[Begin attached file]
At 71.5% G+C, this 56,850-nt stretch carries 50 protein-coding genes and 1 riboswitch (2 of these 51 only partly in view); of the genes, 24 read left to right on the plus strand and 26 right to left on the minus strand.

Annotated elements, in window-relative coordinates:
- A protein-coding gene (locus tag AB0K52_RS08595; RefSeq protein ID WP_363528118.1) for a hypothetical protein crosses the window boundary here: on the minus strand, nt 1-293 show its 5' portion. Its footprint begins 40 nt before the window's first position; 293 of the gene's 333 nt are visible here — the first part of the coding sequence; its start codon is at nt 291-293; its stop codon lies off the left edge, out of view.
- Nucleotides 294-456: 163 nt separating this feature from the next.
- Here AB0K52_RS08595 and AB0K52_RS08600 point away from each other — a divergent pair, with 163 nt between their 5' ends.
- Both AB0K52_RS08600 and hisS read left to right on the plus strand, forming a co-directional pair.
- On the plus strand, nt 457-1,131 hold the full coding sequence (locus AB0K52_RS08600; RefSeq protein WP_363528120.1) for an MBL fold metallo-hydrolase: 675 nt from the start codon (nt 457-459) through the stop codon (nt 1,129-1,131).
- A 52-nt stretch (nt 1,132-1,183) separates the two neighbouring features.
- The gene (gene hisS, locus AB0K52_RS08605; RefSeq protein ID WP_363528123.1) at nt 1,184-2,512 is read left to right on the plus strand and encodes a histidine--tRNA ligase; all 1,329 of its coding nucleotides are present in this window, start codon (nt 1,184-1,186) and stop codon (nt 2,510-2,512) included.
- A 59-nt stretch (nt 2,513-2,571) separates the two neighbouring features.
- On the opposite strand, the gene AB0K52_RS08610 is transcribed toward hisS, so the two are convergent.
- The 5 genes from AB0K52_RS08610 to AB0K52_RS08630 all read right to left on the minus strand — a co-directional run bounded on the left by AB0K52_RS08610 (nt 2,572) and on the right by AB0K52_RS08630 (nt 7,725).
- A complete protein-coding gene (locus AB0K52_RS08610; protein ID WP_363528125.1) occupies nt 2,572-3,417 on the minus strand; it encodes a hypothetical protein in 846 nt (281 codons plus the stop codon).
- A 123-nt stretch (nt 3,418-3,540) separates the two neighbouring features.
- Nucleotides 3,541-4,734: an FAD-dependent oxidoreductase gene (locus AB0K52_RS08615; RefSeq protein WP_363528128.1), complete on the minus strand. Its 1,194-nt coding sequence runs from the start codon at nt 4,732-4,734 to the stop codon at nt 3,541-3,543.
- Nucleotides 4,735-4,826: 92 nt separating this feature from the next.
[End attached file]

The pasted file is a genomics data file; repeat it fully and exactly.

At 71.5% G+C, this 56,850-nt stretch carries 50 protein-coding genes and 1 riboswitch (2 of these 51 only partly in view); of the genes, 24 read left to right on the plus strand and 26 right to left on the minus strand.

Annotated elements, in window-relative coordinates:
- A protein-coding gene (locus tag AB0K52_RS08595; RefSeq protein ID WP_363528118.1) for a hypothetical protein crosses the window boundary here: on the minus strand, nt 1-293 show its 5' portion. Its footprint begins 40 nt before the window's first position; 293 of the gene's 333 nt are visible here — the first part of the coding sequence; its start codon is at nt 291-293; its stop codon lies off the left edge, out of view.
- Nucleotides 294-456: 163 nt separating this feature from the next.
- Here AB0K52_RS08595 and AB0K52_RS08600 point away from each other — a divergent pair, with 163 nt between their 5' ends.
- Both AB0K52_RS08600 and hisS read left to right on the plus strand, forming a co-directional pair.
- On the plus strand, nt 457-1,131 hold the full coding sequence (locus AB0K52_RS08600; RefSeq protein WP_363528120.1) for an MBL fold metallo-hydrolase: 675 nt from the start codon (nt 457-459) through the stop codon (nt 1,129-1,131).
- A 52-nt stretch (nt 1,132-1,183) separates the two neighbouring features.
- The gene (gene hisS, locus AB0K52_RS08605; RefSeq protein ID WP_363528123.1) at nt 1,184-2,512 is read left to right on the plus strand and encodes a histidine--tRNA ligase; all 1,329 of its coding nucleotides are present in this window, start codon (nt 1,184-1,186) and stop codon (nt 2,510-2,512) included.
- A 59-nt stretch (nt 2,513-2,571) separates the two neighbouring features.
- On the opposite strand, the gene AB0K52_RS08610 is transcribed toward hisS, so the two are convergent.
- The 5 genes from AB0K52_RS08610 to AB0K52_RS08630 all read right to left on the minus strand — a co-directional run bounded on the left by AB0K52_RS08610 (nt 2,572) and on the right by AB0K52_RS08630 (nt 7,725).
- A complete protein-coding gene (locus AB0K52_RS08610; protein ID WP_363528125.1) occupies nt 2,572-3,417 on the minus strand; it encodes a hypothetical protein in 846 nt (281 codons plus the stop codon).
- A 123-nt stretch (nt 3,418-3,540) separates the two neighbouring features.
- Nucleotides 3,541-4,734: an FAD-dependent oxidoreductase gene (locus AB0K52_RS08615; RefSeq protein WP_363528128.1), complete on the minus strand. Its 1,194-nt coding sequence runs from the start codon at nt 4,732-4,734 to the stop codon at nt 3,541-3,543.
- Nucleotides 4,735-4,826: 92 nt separating this feature from the next.